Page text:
Like the UK, New Zealand is heading to the polls this year.
We - the Greens and Labour - are trying to unseat a centre-right party that's been in government for a long time (too long), headed by a leader who's been appointed Prime Minister by his caucus, rather than the people: does that sound familiar?
The similarities don't stop there. For most of my 15 years as a member of parliament, I have heard people from across the Left call for more co-operation between the various progressive parties to unseat the dominant conservative one. Time and time again, I've been told that the Left is better at fighting itself than we are at fighting the Right and that's why we can't have nice things, like being in government. Does that also sound familiar?
In New Zealand, the two major parties of the broad political left, the Green Party, of which I am Co-leader, and the Labour Party, decided to do something about that.
On May 31 2016, the two parties signed a Memorandum of Understanding (MoU), to work co-operatively to change the government. It was the first agreement of its kind in New Zealand, and it's a living, breathing, working pact that is still in place today, four and half months out from our election.
The MoU is far more than just a piece of paper. In practice, it's meant closer relationships between the party leadership and senior staff. We meet regularly, to talk strategy, update each other on policy, and assess the political landscape. Last year, leaders from both parties spoke at each other's national conferences before members (our most fervently party-aligned people), to rapturous applause. We also held a joint 'State of the Nation' event in January, for the first time ever. None of this happened before the MoU.
We've also worked closely on issues we have common concerns about. We undertook a nationwide inquiry into growing homelessness in New Zealand when the Government refused to. We did the same with the aged-care sector.
Most recently we released the Budget Responsibility Rules, a fiscal framework that outlines how the Greens and Labour intend to manage the economy. It was a significant announcement, which signalled that there is an alternative to the current government and it's coloured green and red.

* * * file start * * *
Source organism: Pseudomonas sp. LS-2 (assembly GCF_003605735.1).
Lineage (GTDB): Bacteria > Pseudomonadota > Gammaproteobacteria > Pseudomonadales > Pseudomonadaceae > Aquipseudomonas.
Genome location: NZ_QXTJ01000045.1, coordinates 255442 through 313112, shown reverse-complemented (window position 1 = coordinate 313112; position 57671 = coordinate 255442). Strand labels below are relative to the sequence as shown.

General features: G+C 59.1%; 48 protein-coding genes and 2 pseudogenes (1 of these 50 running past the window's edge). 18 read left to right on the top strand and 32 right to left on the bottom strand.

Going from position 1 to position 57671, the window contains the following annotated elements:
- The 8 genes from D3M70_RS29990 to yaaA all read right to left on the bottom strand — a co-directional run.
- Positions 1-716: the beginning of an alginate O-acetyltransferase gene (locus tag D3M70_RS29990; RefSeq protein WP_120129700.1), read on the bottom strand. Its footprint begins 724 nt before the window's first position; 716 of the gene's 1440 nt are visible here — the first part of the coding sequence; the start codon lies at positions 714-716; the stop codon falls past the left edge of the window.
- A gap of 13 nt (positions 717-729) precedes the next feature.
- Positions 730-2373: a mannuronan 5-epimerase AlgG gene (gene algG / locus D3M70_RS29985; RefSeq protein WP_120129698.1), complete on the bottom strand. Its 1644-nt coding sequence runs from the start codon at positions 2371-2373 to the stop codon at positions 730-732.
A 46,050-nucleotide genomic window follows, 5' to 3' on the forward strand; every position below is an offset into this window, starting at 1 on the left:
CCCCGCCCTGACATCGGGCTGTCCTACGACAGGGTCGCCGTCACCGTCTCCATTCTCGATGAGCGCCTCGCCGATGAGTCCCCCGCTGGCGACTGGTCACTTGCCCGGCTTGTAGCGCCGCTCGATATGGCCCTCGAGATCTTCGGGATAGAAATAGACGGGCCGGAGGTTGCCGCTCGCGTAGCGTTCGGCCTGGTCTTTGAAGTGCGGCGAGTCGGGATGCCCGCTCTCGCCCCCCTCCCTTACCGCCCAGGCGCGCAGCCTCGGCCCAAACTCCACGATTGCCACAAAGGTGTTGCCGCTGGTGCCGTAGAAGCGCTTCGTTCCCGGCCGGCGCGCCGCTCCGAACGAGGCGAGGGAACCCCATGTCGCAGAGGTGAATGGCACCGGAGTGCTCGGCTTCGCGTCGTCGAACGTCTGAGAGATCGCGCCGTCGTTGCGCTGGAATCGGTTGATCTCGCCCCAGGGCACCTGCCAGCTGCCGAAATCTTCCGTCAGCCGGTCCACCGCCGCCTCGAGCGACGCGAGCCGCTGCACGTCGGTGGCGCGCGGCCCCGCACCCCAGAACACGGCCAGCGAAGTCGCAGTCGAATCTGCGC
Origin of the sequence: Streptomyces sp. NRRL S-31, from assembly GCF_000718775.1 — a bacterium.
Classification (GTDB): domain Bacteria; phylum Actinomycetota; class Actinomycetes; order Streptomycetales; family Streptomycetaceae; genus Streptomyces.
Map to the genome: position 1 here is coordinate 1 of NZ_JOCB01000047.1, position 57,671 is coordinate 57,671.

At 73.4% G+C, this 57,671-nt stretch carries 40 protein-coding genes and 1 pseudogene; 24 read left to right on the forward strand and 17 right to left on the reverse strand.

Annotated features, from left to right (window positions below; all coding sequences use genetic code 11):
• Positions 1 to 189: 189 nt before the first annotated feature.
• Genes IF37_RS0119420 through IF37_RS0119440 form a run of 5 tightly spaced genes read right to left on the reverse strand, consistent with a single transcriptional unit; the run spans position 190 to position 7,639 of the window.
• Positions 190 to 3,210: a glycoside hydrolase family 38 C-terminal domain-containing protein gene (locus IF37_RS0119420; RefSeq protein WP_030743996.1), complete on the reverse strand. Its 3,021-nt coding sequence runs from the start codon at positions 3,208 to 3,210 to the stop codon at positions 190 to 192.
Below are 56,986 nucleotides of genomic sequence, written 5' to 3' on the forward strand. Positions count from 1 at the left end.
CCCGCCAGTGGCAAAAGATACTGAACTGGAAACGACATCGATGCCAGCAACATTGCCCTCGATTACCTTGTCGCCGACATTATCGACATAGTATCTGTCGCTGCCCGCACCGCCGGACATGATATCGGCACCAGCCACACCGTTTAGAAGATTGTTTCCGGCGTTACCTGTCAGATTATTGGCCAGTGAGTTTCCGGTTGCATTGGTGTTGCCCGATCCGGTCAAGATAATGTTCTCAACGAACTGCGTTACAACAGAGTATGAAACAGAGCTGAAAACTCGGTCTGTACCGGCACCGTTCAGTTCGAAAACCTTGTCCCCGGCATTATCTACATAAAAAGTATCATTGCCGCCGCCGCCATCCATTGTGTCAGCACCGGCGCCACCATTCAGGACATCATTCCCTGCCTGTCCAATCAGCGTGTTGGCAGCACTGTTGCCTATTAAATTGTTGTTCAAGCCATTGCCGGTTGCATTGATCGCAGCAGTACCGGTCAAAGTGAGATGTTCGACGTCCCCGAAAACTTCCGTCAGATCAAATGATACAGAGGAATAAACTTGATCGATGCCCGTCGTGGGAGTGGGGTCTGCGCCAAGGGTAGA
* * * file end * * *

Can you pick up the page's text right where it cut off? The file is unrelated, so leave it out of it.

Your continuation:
Of course, as you'd expect, it hasn't been all sunshine and rainbows. We are two different parties, with different charters and principles. There are obviously good reasons why 'our people' aren't 'Labour people', and vice versa, and why I myself am a Green Party MP, not a Labour one - otherwise there wouldn't be a need for two parties in the first place. Politics can be very tribal, and grievances and grudges can hold firm for years. When you care deeply about an issue, compromise is not always top of mind.
So how we do make it work? I believe the key is that our relationship is equitable, regardless of which party is bigger or smaller, older or newer, or going up or down in the polls at any given time. Agreements like ours don't work if they become an exercise in dominance and subservience. When we sit down at the table with Labour, we do so on equal footing. It can't and wouldn't work any other way.
Something that's also undoubtedly in our favour is New Zealand's Mixed-Member Proportional (MMP) electoral system, which was used for the first time at a national level in 1996. It means that the bigger parties almost always have to play ball with the smaller parties to form a majority in Parliament and a government. There are seven different political parties represented in our current Parliament, of varying sizes - some are in government, some aren't, and some hope to be soon (us).
The Green Party-Labour MoU in of itself won't deliver us to government later this year. As parties, we will both be campaigning to convince New Zealanders that we deserve that right and, depending on how the numbers fall on the night, the extent to each party will influence the next government's agenda. To my eyes, it's essential that there's a strong Green Party presence.
What the MoU has undoubtedly done, though, is show New Zealanders once and for all that there is a credible, alternative, progressive government in waiting. I am hopeful we won't be waiting much longer.
Metiria Turei is co-leader of the Green Party of Aotearoa New Zealand